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Aristotle St Paul Universalism

Acts 17:26, Ellicott's commentary

And has made of one blood all nations of men for to dwell on all the face of the earth, and has determined the times before appointed, and the bounds of their habitation;
‘And hath made of one blood all nations of men’. —Literally, every nation. The previous verses had given what we may venture to call St. Paul’s Philosophy of Religion. This gives his Philosophy of History. And the position was one which no Greek, above all, no Athenian, was likely to accept. For him the distinction between the Greek and the barbarian was radical and essential. The one was by nature meant to be the slave of the other. (Aristotle, Pol. i. 2, 6.)
In rising above his own prejudices of fancied superiority of race, the Apostle felt that he could attack, as from a vantage-ground, the prejudices of others.
He naturally accepted the truth as it was presented to him in the Mosaic history of the Creation; but the truth itself, stated in its fullest form, would remain, even if we were to accept other theories of the origin of species and the history of man.
There is a oneness of physical structure, of conditions and modes of life, of possible or actual development, which forbids any one race or nation, Hebrew, Hellenic, Latin, or Teutonic, to assume for itself that it is the cream and flower of humanity.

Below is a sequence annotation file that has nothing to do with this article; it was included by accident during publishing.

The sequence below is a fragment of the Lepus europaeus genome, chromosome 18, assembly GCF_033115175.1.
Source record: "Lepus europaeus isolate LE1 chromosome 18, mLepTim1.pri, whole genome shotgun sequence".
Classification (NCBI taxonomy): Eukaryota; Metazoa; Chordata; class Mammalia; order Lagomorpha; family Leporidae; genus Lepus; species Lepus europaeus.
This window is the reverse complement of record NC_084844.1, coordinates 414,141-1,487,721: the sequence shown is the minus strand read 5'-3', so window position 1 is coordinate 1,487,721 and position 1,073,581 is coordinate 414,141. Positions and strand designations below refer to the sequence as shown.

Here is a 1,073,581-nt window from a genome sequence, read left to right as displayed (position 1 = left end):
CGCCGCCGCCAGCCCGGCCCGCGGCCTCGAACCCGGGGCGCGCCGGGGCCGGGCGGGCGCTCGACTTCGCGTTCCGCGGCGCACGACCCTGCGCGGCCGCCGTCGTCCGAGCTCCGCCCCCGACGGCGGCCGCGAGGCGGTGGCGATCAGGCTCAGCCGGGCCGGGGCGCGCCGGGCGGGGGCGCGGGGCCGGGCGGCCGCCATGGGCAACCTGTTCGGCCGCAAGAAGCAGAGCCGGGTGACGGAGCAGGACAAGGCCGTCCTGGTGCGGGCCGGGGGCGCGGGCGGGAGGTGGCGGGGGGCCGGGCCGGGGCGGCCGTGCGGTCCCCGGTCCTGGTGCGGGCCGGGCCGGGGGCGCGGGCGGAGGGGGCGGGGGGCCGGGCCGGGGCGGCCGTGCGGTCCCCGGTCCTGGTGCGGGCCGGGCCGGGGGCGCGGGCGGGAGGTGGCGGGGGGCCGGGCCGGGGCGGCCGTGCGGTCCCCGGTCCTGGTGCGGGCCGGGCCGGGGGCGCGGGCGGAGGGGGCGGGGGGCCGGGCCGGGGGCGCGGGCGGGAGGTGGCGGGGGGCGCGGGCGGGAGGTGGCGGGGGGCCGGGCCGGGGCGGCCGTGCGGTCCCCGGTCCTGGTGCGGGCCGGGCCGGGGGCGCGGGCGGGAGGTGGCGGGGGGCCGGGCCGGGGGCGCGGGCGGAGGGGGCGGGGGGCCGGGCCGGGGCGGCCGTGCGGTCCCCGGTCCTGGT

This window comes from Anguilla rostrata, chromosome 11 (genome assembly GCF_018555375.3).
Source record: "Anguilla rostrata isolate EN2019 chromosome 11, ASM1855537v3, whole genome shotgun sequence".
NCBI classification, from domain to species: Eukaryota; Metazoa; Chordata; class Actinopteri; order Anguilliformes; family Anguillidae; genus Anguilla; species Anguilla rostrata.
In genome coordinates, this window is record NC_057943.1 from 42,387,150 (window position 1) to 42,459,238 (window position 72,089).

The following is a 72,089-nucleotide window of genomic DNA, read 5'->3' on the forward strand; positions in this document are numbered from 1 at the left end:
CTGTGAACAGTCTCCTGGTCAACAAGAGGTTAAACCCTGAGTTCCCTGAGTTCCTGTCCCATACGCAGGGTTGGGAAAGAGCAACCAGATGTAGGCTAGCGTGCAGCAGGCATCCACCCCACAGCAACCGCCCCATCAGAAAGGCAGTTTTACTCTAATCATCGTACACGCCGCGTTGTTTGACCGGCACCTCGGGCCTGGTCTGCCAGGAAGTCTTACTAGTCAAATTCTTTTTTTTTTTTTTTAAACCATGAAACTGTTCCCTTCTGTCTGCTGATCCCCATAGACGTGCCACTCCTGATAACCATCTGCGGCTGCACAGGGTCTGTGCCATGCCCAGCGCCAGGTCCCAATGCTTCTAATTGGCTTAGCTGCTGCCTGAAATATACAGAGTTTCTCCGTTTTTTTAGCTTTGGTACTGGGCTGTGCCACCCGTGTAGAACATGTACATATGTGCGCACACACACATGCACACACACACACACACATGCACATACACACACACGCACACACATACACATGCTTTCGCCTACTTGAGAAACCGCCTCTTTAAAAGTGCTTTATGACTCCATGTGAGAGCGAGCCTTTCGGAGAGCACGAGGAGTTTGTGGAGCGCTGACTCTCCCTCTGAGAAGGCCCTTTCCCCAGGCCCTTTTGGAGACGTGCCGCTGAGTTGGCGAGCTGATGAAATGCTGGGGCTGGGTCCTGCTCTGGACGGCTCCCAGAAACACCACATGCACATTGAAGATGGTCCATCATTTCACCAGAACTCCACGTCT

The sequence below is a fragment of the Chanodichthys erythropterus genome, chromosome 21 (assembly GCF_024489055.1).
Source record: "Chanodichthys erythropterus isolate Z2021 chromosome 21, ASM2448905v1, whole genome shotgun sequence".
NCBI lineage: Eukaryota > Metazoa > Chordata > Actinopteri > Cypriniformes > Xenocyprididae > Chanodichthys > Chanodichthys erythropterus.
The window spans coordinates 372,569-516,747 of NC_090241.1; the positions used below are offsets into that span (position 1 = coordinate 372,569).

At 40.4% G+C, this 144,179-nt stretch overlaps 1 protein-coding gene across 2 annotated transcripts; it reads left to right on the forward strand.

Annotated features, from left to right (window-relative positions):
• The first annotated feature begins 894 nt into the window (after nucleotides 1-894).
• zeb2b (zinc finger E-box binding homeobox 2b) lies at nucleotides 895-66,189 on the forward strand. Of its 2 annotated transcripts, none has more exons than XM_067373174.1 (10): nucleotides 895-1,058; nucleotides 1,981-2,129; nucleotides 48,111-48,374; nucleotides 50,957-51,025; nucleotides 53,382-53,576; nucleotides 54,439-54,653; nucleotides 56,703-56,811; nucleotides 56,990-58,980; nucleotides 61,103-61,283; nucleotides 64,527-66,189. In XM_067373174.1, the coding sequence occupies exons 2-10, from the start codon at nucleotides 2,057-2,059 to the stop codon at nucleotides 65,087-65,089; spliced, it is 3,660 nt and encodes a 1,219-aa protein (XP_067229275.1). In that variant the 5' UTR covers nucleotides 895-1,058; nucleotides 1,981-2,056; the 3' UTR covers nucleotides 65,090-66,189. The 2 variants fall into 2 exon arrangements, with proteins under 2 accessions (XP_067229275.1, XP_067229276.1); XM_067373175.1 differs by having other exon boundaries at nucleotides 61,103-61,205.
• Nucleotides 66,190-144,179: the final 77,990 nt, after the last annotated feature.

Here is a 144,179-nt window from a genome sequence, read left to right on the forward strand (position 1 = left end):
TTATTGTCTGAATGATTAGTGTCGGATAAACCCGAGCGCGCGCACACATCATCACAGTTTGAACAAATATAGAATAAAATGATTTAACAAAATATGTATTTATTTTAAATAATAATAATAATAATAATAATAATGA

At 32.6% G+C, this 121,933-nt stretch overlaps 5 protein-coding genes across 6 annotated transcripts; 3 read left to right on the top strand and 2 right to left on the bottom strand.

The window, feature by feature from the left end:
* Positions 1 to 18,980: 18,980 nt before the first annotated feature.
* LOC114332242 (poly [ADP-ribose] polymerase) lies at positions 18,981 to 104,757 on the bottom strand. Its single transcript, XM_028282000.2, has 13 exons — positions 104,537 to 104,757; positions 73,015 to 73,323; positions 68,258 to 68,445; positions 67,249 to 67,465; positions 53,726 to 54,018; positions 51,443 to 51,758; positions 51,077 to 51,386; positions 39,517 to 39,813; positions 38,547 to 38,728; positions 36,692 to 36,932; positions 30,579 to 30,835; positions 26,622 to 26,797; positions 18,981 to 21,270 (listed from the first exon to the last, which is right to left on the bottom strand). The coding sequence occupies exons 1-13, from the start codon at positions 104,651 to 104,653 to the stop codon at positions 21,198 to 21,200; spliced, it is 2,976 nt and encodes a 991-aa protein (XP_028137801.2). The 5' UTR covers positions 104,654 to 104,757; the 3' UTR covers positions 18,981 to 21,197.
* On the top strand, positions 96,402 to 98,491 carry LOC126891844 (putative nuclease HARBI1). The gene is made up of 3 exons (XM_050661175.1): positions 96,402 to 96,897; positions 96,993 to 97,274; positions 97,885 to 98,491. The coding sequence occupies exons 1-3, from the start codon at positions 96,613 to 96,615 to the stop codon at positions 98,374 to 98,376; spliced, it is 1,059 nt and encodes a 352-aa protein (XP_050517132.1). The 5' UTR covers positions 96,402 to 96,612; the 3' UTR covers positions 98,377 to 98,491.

4 replies on “Acts 17:26, Ellicott's commentary”

God, the model of that which is good, sacrificed his son(his only son!), for the benefit of an ungrateful and undeserving humanity. This model of goodness is the exact opposite of loyalty to ones own family. We see now in the west people sacrificing their own children on the altar of multiculturalism for the benefit of a people who seem ungrateful, this sort of behavior is mimicking the behavior of what God was doing in the new testament.

Excellent point. People sacrificing their own children to multiculturalism is certainly in accordance with Christian teaching. First of all, they are supposed to act in imitation of Christ (1 Peter 2:21-24). But also, according to Jesus’ own words, loyalty to him necessarily will involve turning against one’s own family (or, by extension, one’s own race). See, for example, Matthew 10:34-39:
34 Think not that I am come to send peace on earth: I came not to send peace, but a sword. 35 For I am come to set a man at variance against his father, and the daughter against her mother, and the daughter in law against her mother in law. 36 And a man’s foes shall be they of his own household.
37 He that loveth father or mother more than me is not worthy of me: and he that loveth son or daughter more than me is not worthy of me. 38 And he that taketh not his cross, and followeth after me, is not worthy of me. 39 He that findeth his life shall lose it: and he that loseth his life for my sake shall find it.

This injunction makes it very clear that for the individual, Christianity a death cult. In a multiracial world, it also turns into a racial death cult.

Fascinating how the verses you cited Spahn fit in with the morality of God sacrificing his son Jesus. Family must be loyal to each other. Family loyalty should be the religion that people follow. Those verses you mentioned Spahn are absolutely pure evil.

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